They sprung up like mushrooms in the monsoon, the Christmas markets all over the city. Everyone was excited to visit them, the pretty lights enticed us poor students to forget our poverty woes and to make our way to these little commercialised cribs of food and festivity. It wasn’t to my taste. Too many people pushing me while I try to eat my overpriced pommes and worry about spilling my “Glühwein” (a wine served warm that is very similar to port wine courtesy Goa).
My first ever actual homely Christmas awaited me. I had picked out presents many days ago, but put off wrapping. On the very last day, I made my way to the supermarket, expecting the over-organised Germans to have stopped selling Xmas wrapping paper and moved on to selling sunglasses for the summer by now. I was relieved to see many other last-minute wrappers like me, lined up at the counter. But I was at a greater disadvantage to complete this task on time! My mommy wasn’t there to do it for me. Since the invention of birthday parties and presents, it was the first time I had to do this myself. Luckily, quite like the first time I had to peel garlic, (no easily available ginger-garlic paste here) it took a while, but I was pleased with the result.
I landed up in Kaarst, a little town near Düsseldorf, 7 years after I spent a month there on an exchange. I resolved to converse in Deutsch till I bored the family, this time around!
They had a dog now, and a new fridge. But other than that, little had changed. I was greeted with warm hugs. I fell easily back into the routine of sitting at the little kitchen table and gorging on yummy German (Aldi) cheeses, salamis and breads. Sipping on bubbly orange juice while joking around with mom and little brother (who wasn’t so little anymore!). An early morning walk in the forest with dad and dog while discussing Wirtschaft got me all charged up!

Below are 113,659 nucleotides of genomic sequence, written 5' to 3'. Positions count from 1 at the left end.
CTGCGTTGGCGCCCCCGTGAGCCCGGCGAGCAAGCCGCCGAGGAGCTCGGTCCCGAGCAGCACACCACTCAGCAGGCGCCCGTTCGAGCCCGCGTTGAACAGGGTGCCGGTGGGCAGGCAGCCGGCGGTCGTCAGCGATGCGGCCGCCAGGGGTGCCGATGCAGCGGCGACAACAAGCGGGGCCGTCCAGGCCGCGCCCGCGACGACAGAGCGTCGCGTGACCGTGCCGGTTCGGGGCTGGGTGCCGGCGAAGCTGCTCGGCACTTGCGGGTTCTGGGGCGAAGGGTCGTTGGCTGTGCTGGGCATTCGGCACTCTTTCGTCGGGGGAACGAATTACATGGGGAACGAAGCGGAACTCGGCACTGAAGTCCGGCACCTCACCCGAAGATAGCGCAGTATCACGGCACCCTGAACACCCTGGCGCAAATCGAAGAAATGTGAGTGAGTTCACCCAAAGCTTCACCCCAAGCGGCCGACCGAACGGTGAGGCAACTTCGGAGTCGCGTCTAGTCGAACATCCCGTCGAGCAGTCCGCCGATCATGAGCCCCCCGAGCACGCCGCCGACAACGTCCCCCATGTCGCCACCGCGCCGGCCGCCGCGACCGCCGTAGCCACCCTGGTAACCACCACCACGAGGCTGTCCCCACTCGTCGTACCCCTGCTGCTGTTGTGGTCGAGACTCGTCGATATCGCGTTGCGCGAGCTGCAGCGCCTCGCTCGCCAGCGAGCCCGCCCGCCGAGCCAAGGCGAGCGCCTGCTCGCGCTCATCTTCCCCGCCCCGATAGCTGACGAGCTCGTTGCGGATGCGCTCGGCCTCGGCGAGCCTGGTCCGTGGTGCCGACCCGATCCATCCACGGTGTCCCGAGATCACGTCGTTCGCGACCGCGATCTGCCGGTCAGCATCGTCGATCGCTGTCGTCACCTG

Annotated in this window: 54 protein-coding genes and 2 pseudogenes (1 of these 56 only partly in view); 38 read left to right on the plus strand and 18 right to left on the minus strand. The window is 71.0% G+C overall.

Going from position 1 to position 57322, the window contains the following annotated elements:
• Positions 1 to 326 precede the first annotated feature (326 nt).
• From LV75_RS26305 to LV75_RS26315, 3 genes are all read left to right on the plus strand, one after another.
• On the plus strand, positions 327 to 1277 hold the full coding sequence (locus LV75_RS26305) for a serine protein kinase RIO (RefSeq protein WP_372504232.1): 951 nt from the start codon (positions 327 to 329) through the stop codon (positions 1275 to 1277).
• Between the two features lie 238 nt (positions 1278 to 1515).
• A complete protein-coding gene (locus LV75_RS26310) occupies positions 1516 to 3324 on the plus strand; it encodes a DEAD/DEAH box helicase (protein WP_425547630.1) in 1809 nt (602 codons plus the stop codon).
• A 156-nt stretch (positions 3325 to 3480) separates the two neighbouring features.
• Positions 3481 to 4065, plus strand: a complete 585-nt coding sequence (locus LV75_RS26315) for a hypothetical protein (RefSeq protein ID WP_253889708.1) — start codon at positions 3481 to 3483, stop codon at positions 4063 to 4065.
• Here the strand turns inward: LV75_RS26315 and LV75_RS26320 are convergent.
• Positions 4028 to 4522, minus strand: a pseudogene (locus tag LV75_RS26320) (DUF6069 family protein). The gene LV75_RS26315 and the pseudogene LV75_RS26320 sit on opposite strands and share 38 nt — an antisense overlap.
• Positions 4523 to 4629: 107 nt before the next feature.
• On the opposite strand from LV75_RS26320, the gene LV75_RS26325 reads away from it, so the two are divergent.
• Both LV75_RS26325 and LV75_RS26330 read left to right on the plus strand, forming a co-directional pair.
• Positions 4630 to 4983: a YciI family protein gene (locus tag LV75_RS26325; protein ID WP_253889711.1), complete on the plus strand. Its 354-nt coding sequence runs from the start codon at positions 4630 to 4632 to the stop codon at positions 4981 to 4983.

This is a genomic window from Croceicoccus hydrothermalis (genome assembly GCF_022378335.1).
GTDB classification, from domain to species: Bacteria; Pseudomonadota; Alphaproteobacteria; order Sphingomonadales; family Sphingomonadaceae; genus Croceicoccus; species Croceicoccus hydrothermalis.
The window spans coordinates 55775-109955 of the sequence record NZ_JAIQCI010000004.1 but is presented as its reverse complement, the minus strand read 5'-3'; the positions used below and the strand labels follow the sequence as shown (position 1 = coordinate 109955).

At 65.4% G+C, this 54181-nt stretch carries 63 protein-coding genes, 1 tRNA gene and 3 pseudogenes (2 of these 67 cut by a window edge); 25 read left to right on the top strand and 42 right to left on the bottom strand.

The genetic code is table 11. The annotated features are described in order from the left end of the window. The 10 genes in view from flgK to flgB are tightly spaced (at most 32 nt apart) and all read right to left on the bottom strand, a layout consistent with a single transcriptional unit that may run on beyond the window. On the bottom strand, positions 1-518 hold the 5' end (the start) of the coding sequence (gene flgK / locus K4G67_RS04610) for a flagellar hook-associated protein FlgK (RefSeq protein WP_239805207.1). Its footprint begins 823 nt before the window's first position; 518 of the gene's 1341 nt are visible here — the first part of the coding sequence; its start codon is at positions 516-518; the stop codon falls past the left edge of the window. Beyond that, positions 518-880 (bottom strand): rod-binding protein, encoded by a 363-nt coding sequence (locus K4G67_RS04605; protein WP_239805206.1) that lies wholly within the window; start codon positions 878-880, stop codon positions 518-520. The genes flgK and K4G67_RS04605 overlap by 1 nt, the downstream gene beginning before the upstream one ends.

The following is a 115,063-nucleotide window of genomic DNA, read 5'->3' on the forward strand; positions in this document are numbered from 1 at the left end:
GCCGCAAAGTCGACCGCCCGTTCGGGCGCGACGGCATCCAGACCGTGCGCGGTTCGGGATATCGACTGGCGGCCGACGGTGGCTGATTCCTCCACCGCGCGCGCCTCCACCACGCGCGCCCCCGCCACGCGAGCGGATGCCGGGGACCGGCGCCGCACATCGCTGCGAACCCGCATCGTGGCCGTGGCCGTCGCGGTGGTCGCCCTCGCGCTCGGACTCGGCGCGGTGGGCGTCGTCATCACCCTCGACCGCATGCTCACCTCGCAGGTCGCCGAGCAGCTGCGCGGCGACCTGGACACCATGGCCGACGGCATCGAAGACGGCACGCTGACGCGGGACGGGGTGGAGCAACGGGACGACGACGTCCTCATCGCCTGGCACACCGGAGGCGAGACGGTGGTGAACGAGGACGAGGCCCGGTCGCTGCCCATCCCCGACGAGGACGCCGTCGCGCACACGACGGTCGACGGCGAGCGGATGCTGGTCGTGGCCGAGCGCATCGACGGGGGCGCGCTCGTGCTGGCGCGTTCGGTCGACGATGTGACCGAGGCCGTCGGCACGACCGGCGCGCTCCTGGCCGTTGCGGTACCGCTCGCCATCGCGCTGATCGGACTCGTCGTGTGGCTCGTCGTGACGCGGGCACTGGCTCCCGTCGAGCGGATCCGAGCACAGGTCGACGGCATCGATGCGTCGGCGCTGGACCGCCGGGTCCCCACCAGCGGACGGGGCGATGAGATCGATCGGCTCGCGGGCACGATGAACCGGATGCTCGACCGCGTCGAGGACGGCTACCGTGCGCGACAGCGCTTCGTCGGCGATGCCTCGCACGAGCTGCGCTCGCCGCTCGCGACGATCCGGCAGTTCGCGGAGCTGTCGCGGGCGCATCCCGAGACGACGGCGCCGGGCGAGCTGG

24th was the big day! We brought in the little tree and got out the ornaments. They were so beautiful close-up and outside of television. I excitedly decked the lights, hung the orbs, tied the bows and admired our handiwork from all angles. we hummed to the Weihnachts Lieds playing on the radio. Attending a Christian school meant I sang along to many of the hymns, albeit in another language. I'm disappointed that my favourite "We 3 Kings" doesn't exist in German nor Italian.
After a lovely meal of light soup, fish and apple pie – we ended it with a typical Hungarian liquor: Unicum. I hear its made from herbs and aids digestion. When consumed in the right way with the right company, it tastes quite nice. Then it was time for presents! And it didn’t disappoint! I can’t decide if the look of surprise and happiness on a face at opening my present is better, or the joy of receiving a perfect gift.
The next day too passed by easily with lots of homely cookies and conversation. We ended it with me trying to explain cricket to a very confused audience and followed by a French comic movie dubbed in German, about cultural stereotyping of the Chinese, Arabs, Blacks and Jews. On that note, a Multi-kulti Christmas came to an end.